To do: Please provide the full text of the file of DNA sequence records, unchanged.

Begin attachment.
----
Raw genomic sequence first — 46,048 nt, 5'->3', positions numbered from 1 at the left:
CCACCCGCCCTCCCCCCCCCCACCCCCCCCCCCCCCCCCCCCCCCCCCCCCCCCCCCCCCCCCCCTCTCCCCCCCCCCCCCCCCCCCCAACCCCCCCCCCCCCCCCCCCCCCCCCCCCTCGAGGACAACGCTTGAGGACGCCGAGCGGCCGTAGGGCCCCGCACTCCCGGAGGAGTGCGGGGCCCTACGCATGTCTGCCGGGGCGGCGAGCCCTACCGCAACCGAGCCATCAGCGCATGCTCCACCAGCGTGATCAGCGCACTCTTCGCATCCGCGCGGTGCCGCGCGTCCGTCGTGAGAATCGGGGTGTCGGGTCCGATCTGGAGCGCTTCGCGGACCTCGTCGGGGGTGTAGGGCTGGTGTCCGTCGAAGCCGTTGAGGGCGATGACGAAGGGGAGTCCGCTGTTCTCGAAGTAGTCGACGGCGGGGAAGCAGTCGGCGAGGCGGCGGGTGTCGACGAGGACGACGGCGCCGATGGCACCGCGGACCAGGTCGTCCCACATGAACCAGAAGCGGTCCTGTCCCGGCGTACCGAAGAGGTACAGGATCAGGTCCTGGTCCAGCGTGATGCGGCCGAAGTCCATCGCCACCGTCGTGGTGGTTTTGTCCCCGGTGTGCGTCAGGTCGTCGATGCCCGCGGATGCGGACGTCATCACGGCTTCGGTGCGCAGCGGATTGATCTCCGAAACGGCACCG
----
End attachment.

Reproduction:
Raw genomic sequence first — 46,048 nt, 5'->3', positions numbered from 1 at the left:
CCACCCGCCCTCCCCCCCCCCACCCCCCCCCCCCCCCCCCCCCCCCCCCCCCCCCCCCCCCCCCCTCTCCCCCCCCCCCCCCCCCCCCAACCCCCCCCCCCCCCCCCCCCCCCCCCCCTCGAGGACAACGCTTGAGGACGCCGAGCGGCCGTAGGGCCCCGCACTCCCGGAGGAGTGCGGGGCCCTACGCATGTCTGCCGGGGCGGCGAGCCCTACCGCAACCGAGCCATCAGCGCATGCTCCACCAGCGTGATCAGCGCACTCTTCGCATCCGCGCGGTGCCGCGCGTCCGTCGTGAGAATCGGGGTGTCGGGTCCGATCTGGAGCGCTTCGCGGACCTCGTCGGGGGTGTAGGGCTGGTGTCCGTCGAAGCCGTTGAGGGCGATGACGAAGGGGAGTCCGCTGTTCTCGAAGTAGTCGACGGCGGGGAAGCAGTCGGCGAGGCGGCGGGTGTCGACGAGGACGACGGCGCCGATGGCACCGCGGACCAGGTCGTCCCACATGAACCAGAAGCGGTCCTGTCCCGGCGTACCGAAGAGGTACAGGATCAGGTCCTGGTCCAGCGTGATGCGGCCGAAGTCCATCGCCACCGTCGTGGTGGTTTTGTCCCCGGTGTGCGTCAGGTCGTCGATGCCCGCGGATGCGGACGTCATCACGGCTTCGGTGCGCAGCGGATTGATCTCCGAAACGGCACCG